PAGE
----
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Thread: Stretchy Flannel

  1. #1
    Super Member MommaDorian's Avatar
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    Stretchy Flannel

    A friend of mine gave me a bunch of flannel. But it's stretchy. I can't cut 6 1/2" squares without it getting distorted. Any suggestions?
    Dorian

    If you've met one child with Autism, you've met ONE child with Autism.

  2. #2
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    Did you wash it and dry it yet? I often work with flannel and don't think I've noticed any stretching. Some flannel seems to be more loosely woven than others, don't know if that would allow stretching or not. Regardless, I always wash, dry and press before cutting, usually use Best Press while pressing. Good luck with yours.

  3. #3
    Super Member MommaDorian's Avatar
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    I did wash it and dry it. Is Best Press the same as starch? I have never used starch before?
    Dorian

    If you've met one child with Autism, you've met ONE child with Autism.

  4. #4
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    It gives a lighter finish than starch, but used in the same way as a spray starch. Any spray ironing product would give it more body and maybe help with the stretching. Just a thought

  5. #5
    Super Member Prism99's Avatar
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    When I did a flannel quilt, I heavily starched the fabric before cutting. I used a 1:1 solution of Sta-Flo liquid laundry starch and water, "painted" this on with a large wall painting brush until the flannel was saturated, tossed in dryer, then ironed with steam (which re-activates the dried starch). The flannel came out nice and stiff, and there was no distortion when cutting and sewing. (You might want to consider 1/2" seams for flannel.)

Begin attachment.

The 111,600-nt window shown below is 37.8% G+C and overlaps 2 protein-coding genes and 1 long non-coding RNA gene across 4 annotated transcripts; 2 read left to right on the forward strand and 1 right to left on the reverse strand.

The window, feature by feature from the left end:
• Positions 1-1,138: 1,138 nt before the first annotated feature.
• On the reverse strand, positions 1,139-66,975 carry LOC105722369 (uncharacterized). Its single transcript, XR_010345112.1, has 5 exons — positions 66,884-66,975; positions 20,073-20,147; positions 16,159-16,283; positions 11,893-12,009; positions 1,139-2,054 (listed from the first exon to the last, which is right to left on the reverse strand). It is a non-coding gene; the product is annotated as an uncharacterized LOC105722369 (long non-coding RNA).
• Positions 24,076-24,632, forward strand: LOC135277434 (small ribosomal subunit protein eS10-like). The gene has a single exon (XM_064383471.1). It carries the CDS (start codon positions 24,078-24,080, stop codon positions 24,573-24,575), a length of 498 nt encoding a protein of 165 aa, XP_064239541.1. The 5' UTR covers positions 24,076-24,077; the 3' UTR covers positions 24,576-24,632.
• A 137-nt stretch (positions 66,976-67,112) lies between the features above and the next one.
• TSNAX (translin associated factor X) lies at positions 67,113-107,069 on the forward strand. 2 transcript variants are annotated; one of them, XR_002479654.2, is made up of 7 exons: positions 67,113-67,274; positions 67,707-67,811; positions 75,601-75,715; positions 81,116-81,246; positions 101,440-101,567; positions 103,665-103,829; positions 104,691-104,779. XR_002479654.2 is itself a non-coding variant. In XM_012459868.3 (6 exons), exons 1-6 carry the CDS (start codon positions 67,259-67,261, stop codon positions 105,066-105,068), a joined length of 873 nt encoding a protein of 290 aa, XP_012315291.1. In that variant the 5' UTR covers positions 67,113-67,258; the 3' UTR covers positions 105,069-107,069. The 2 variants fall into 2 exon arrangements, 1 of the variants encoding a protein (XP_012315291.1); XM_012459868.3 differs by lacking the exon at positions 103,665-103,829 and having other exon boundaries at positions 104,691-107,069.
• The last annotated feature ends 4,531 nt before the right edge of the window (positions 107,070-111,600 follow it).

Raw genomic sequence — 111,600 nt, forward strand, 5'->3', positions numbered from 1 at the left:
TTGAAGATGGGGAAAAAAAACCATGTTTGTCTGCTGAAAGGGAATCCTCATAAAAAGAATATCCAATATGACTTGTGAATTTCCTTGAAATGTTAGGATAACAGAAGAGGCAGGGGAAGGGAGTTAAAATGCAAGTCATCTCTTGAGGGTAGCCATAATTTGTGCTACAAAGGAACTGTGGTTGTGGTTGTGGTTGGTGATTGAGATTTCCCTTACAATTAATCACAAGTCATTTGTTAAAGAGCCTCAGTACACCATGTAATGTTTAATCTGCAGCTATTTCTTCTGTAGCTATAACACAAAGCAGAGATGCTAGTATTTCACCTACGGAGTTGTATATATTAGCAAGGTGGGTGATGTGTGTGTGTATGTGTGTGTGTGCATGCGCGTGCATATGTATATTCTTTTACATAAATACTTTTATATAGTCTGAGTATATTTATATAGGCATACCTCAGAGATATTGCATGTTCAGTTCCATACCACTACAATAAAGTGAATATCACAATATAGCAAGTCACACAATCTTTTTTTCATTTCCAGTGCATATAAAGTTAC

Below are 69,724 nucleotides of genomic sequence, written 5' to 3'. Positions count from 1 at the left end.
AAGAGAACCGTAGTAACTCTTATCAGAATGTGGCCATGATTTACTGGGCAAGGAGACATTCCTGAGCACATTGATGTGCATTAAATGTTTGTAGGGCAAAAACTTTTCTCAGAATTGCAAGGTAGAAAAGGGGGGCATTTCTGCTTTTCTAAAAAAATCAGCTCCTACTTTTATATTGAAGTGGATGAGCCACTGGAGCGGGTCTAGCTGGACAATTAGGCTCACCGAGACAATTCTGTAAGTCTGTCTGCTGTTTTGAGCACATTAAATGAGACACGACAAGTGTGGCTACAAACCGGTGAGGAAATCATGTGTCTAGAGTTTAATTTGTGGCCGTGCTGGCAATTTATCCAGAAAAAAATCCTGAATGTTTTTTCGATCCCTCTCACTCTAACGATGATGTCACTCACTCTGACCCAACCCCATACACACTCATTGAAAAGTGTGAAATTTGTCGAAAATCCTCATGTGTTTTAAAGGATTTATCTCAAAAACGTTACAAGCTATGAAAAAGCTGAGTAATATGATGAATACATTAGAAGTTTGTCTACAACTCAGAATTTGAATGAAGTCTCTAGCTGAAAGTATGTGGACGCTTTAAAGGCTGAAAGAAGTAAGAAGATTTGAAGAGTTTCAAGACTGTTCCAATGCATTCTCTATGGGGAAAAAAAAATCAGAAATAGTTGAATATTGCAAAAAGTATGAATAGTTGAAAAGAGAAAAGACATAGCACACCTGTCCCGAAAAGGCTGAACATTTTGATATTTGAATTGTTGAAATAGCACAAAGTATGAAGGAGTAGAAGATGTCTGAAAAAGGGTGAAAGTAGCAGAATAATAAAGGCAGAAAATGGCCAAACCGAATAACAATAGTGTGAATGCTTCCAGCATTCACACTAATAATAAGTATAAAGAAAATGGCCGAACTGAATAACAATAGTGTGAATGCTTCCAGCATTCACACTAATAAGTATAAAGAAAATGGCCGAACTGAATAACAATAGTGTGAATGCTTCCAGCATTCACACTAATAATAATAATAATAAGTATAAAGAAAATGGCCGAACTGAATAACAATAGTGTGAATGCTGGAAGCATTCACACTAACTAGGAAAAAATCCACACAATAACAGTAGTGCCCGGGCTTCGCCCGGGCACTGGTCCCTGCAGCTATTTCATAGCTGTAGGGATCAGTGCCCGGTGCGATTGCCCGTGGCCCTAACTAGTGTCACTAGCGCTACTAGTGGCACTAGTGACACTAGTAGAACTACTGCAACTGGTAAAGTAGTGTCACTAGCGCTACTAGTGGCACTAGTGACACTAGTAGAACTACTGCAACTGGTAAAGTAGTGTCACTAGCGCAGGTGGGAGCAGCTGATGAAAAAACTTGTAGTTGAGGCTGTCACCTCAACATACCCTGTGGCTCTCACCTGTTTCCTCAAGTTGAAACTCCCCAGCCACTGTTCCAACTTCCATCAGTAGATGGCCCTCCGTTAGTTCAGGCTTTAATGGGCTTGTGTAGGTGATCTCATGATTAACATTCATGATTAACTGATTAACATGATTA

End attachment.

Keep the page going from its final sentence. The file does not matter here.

Starch is an organic product made from corn, potatoes, rice, etc. Best Press (and sizing) are created from chemicals. Sta-Flo is a cornstarch with an ingredient added to keep it from spoiling. Sizing (and Best Press) are lighter than the lightest starch I have ever used. Starch varies in stiffness depending on how it is diluted. The 1:1 above that I mentioned is about as stiff a starch as is possible to use and not have it become glue. (Elmer's washable school glue is actually very strong starch.)

    Anyway, I highly recommend heavily starching the flannel before cutting. Starch also helps stabilize through the quilting process so you are unlikely to machine quilt in any tucks. Once the quilt is finished, all of the starch comes out in the first washing.

  6. #6
    Super Member Lisa_wanna_b_quilter's Avatar
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    I like my flannel to feel about like card stock when cutting it.

  7. #7
    Super Member MommaDorian's Avatar
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    I won't have any problem with starch in my dryer, will I?
    Dorian

    If you've met one child with Autism, you've met ONE child with Autism.

  8. #8
    Super Member Lori S's Avatar
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    Quote Originally Posted by MommaDorian View Post
    I won't have any problem with starch in my dryer, will I?
    I have never had any issues with starch and my dryer ..I have had the same dryer for 18 years and been starching for as long as I have had it. I do prefer to air dry when I want it as stiff as I can get it.
    I suggest you buy the Stay Flo starch concentrate . Walmart carries it. Its inexpensive, and you can mix for the strenght/stiffness you want.

  9. #9
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    I am a firm believer in washing flannels because not all flannels (by different companies) will shrink alike.

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